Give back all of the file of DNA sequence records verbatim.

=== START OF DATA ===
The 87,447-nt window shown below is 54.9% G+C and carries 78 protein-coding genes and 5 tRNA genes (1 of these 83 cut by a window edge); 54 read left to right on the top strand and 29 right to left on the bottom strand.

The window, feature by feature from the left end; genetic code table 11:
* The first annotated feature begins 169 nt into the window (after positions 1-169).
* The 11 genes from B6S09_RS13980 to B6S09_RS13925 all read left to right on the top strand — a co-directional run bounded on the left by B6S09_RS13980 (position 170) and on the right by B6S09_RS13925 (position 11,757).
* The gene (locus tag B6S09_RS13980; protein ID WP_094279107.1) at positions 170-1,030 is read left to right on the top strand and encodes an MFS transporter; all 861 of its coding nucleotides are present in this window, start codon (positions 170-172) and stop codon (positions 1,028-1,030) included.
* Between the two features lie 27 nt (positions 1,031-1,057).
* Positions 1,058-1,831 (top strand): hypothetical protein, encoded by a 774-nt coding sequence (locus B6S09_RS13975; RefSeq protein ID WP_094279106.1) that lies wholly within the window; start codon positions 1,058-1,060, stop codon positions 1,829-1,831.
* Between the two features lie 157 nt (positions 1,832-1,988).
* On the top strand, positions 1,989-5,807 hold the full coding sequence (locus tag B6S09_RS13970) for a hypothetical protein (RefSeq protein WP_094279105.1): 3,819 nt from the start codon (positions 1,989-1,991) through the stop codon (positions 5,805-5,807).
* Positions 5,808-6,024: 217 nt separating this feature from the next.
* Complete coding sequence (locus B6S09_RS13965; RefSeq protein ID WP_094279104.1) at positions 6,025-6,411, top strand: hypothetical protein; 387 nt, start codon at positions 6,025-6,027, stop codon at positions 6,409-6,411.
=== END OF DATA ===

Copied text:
The 87,447-nt window shown below is 54.9% G+C and carries 78 protein-coding genes and 5 tRNA genes (1 of these 83 cut by a window edge); 54 read left to right on the top strand and 29 right to left on the bottom strand.

The window, feature by feature from the left end; genetic code table 11:
* The first annotated feature begins 169 nt into the window (after positions 1-169).
* The 11 genes from B6S09_RS13980 to B6S09_RS13925 all read left to right on the top strand — a co-directional run bounded on the left by B6S09_RS13980 (position 170) and on the right by B6S09_RS13925 (position 11,757).
* The gene (locus tag B6S09_RS13980; protein ID WP_094279107.1) at positions 170-1,030 is read left to right on the top strand and encodes an MFS transporter; all 861 of its coding nucleotides are present in this window, start codon (positions 170-172) and stop codon (positions 1,028-1,030) included.
* Between the two features lie 27 nt (positions 1,031-1,057).
* Positions 1,058-1,831 (top strand): hypothetical protein, encoded by a 774-nt coding sequence (locus B6S09_RS13975; RefSeq protein ID WP_094279106.1) that lies wholly within the window; start codon positions 1,058-1,060, stop codon positions 1,829-1,831.
* Between the two features lie 157 nt (positions 1,832-1,988).
* On the top strand, positions 1,989-5,807 hold the full coding sequence (locus tag B6S09_RS13970) for a hypothetical protein (RefSeq protein WP_094279105.1): 3,819 nt from the start codon (positions 1,989-1,991) through the stop codon (positions 5,805-5,807).
* Positions 5,808-6,024: 217 nt separating this feature from the next.
* Complete coding sequence (locus B6S09_RS13965; RefSeq protein ID WP_094279104.1) at positions 6,025-6,411, top strand: hypothetical protein; 387 nt, start codon at positions 6,025-6,027, stop codon at positions 6,409-6,411.